The way to address these disruptions is to develop strategies to help workers overcome them, such as programmes and incentives to train and educate high-skilled workers and crucially, re-train them when the march of technology tramples over their livelihoods. Misogynomics detracts from these important policy discussions.

    READ MORE: US foreign policy's gender gap

    The gender wage gap is not, as misogynomics argues, a myth. Many robust studies have shown it is a real problem, one which becomes worse as a woman's work life progresses and is particularly egregious for women of colour . In 2015, white women earned 82 cents for every dollar earned by a white man while black women earned 65 cents and Hispanic women 58 cents.

    Misogynomics tries to explain away the gender wage gap by claiming women simply choose lower paying occupations. Not only does this fail to explain the entire gap, but researchers have shown that when large numbers of women move into male-dominated occupations, wages drop. This is bad news for men because the five occupations with the largest projected growth are dominated by women. When those jobs are devalued as "women's work", it erodes the earning power of anyone who holds them, and marginalises men who may very well have no other alternatives for employment.  

    The motherhood penalty

    Misogynists no doubt revel in the fact that motherhood is bad for working women. Not only are mothers less likely to be hired; research has found that, on average, women suffer a wage penalty of 4 percent  per child; a blow that climbs to 10 percent for women in high-skilled, high-wage jobs. Meanwhile, men get an average "fatherhood bonus" of 6 percent per child.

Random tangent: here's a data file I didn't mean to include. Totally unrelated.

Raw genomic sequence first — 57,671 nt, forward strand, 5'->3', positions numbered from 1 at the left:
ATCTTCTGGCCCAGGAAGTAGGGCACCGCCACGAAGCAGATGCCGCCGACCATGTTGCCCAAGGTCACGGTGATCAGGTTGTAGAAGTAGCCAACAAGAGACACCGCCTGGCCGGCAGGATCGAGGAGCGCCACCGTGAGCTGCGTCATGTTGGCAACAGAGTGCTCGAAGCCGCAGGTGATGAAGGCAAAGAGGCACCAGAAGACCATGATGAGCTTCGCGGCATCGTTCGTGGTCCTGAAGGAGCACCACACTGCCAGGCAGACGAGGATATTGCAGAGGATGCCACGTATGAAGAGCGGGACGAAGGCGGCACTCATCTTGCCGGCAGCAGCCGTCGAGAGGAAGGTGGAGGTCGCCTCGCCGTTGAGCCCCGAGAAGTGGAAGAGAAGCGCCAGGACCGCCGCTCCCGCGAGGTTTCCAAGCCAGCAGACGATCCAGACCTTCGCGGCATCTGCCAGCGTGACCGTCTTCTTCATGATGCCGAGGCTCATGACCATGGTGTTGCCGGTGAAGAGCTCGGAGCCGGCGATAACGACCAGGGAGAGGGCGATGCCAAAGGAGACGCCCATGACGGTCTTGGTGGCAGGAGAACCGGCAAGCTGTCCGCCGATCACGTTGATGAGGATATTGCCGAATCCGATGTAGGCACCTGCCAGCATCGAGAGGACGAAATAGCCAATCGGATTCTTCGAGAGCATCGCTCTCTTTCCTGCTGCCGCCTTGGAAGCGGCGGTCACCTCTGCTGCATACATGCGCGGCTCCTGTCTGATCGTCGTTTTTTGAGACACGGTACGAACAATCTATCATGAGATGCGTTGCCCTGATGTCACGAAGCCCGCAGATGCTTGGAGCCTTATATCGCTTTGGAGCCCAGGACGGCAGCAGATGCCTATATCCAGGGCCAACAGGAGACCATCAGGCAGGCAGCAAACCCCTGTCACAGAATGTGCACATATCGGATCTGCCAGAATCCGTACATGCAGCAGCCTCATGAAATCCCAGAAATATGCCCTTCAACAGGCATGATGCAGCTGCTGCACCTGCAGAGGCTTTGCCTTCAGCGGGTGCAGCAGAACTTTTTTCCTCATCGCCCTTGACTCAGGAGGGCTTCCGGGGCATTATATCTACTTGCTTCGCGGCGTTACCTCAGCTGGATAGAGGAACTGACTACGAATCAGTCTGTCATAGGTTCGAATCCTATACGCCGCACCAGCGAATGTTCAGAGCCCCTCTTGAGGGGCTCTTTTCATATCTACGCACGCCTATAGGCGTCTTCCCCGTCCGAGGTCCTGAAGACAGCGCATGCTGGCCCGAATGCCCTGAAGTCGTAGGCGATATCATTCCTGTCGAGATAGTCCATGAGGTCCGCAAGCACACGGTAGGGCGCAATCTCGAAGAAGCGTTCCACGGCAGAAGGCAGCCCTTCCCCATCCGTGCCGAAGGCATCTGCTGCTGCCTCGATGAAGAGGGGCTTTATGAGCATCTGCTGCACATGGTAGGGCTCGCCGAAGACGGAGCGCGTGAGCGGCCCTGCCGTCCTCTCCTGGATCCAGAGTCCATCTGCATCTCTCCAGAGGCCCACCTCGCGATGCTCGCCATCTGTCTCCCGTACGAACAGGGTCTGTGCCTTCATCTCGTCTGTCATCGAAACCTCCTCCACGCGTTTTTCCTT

Such discrepancies are undoubtedly rooted in part, in cultural perceptions surrounding parenting and childcare. A Pew study found that of the majority of Americans who believe children are better off when one parent stays home, 45 percent think it's better the mother assume the role of full-time caregiver. Just 2 percent think it's preferable for the father to stay home.

    Preferences aside, the fact is, both parents work full-time in nearly half of two-parent households in the US. When women in those households are penalised financially for procreating, the whole family suffers.

    The unity principles  of the Women's March on Washington advocate equal pay for women, access to affordable childcare, sick days, healthcare, paid family leave and healthy working environments: policies that benefit men as well. Meanwhile, the only people who appear to benefit financially from the notion that feminism has destroyed men's economic lives are those who scream about it the loudest.   

    American men and women struggling to keep their heads above water don't need impractical appeals to simpler times when "men were men and women were women." They need real solutions for navigating the forces that have left millions of men and women behind.

     Patricia Sabga is an economics and global affairs journalist based in New York.

    The views expressed in this article are the author's own and do not necessarily reflect Al Jazeera's editorial policy.